We aren't booking this shipment ourselves. We're working with a distributor in Australia named Let's Play Games that managed to get a better rate for shipping than we could. We're not sure quite yet what ship will be used to transport the games to Australia and New Zealand, but the ship has been booked. We wouldn't be surprised if you Australians and New Zealanders end up getting the games before anyone else. Your individual order will also be fulfilled through Let's Play Games.
Your order will travel by truck to a VFI warehouse in Shanghai. There, they'll unload the shipping containers, tear open the cartons, pack individual shipments, and send them off for delivery to individuals all over the world. The date you receive your order will depend a lot on where you're located, but you should get it no later than June. Maybe in some unusual cases it will be July - like if you live in Guinea.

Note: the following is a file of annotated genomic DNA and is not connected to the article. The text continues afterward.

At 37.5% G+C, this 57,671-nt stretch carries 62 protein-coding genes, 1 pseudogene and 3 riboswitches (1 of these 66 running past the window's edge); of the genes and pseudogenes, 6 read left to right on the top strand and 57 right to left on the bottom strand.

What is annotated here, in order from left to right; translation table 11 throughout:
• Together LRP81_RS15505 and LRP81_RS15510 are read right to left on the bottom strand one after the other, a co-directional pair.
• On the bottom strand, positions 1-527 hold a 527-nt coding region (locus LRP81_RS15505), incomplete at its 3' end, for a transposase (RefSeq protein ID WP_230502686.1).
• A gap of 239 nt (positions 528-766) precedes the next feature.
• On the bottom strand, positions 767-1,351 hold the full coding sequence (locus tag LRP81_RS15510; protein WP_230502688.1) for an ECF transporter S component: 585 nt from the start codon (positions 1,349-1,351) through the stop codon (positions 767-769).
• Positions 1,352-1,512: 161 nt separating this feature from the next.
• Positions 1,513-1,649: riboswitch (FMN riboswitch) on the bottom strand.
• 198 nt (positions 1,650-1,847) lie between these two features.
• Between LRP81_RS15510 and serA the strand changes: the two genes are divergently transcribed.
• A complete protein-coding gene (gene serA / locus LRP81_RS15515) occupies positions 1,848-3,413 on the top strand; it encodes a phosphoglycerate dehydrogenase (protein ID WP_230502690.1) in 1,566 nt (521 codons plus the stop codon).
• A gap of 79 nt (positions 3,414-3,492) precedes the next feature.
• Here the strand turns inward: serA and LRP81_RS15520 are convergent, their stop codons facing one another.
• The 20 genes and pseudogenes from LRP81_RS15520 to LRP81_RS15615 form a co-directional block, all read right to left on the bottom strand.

Practice Guide and Educator's Guide
When we weren't working on shipping or answering questions about production, we have been creating some useful resources for educators. We just finished creating something we call a "Practice Guide" for Turing Tumble. It's a free companion to Turing Tumble you can download here.
The purposes of the guide are:
1. To cement important concepts. Practice challenges give another opportunity to apply what you learned.
2. To offer hints when you’re stuck. Solve a practice challenge or read the explanation of the solution.
3. To lower the learning curve. To learn how puzzle solutions work. Each solution has an explanation that describes how it works.
4. To offer the puzzles in an easily printable black and white format. Make as many copies as you like.
Also, Alyssa has been making great progress on the Educator's Guide. We'll notify you all when it's complete.
Thanks again, everyone! We're getting so close now! We can't wait for you to get the game - you're gonna love it.
Paul and Alyssa